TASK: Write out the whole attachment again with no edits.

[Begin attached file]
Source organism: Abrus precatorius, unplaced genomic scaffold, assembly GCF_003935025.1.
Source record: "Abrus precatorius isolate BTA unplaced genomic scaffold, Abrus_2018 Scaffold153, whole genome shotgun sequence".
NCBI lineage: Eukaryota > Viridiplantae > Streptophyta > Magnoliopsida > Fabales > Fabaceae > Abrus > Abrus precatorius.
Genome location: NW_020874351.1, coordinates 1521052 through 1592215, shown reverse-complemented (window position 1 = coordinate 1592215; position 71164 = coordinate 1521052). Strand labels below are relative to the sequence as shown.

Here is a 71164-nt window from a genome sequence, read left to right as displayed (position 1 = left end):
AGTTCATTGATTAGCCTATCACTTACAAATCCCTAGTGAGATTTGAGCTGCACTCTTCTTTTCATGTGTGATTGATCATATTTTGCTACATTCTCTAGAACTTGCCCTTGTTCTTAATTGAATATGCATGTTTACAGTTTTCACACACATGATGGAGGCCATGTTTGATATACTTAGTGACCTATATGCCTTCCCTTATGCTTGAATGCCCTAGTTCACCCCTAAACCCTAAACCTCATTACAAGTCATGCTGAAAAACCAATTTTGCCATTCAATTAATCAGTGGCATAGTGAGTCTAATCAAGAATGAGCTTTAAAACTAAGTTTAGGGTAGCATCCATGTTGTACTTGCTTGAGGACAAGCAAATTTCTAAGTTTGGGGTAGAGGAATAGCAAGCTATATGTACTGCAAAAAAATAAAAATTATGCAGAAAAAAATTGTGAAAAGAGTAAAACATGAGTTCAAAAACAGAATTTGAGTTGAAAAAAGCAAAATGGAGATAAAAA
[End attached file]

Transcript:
Source organism: Abrus precatorius, unplaced genomic scaffold, assembly GCF_003935025.1.
Source record: "Abrus precatorius isolate BTA unplaced genomic scaffold, Abrus_2018 Scaffold153, whole genome shotgun sequence".
NCBI lineage: Eukaryota > Viridiplantae > Streptophyta > Magnoliopsida > Fabales > Fabaceae > Abrus > Abrus precatorius.
Genome location: NW_020874351.1, coordinates 1521052 through 1592215, shown reverse-complemented (window position 1 = coordinate 1592215; position 71164 = coordinate 1521052). Strand labels below are relative to the sequence as shown.

Here is a 71164-nt window from a genome sequence, read left to right as displayed (position 1 = left end):
AGTTCATTGATTAGCCTATCACTTACAAATCCCTAGTGAGATTTGAGCTGCACTCTTCTTTTCATGTGTGATTGATCATATTTTGCTACATTCTCTAGAACTTGCCCTTGTTCTTAATTGAATATGCATGTTTACAGTTTTCACACACATGATGGAGGCCATGTTTGATATACTTAGTGACCTATATGCCTTCCCTTATGCTTGAATGCCCTAGTTCACCCCTAAACCCTAAACCTCATTACAAGTCATGCTGAAAAACCAATTTTGCCATTCAATTAATCAGTGGCATAGTGAGTCTAATCAAGAATGAGCTTTAAAACTAAGTTTAGGGTAGCATCCATGTTGTACTTGCTTGAGGACAAGCAAATTTCTAAGTTTGGGGTAGAGGAATAGCAAGCTATATGTACTGCAAAAAAATAAAAATTATGCAGAAAAAAATTGTGAAAAGAGTAAAACATGAGTTCAAAAACAGAATTTGAGTTGAAAAAAGCAAAATGGAGATAAAAA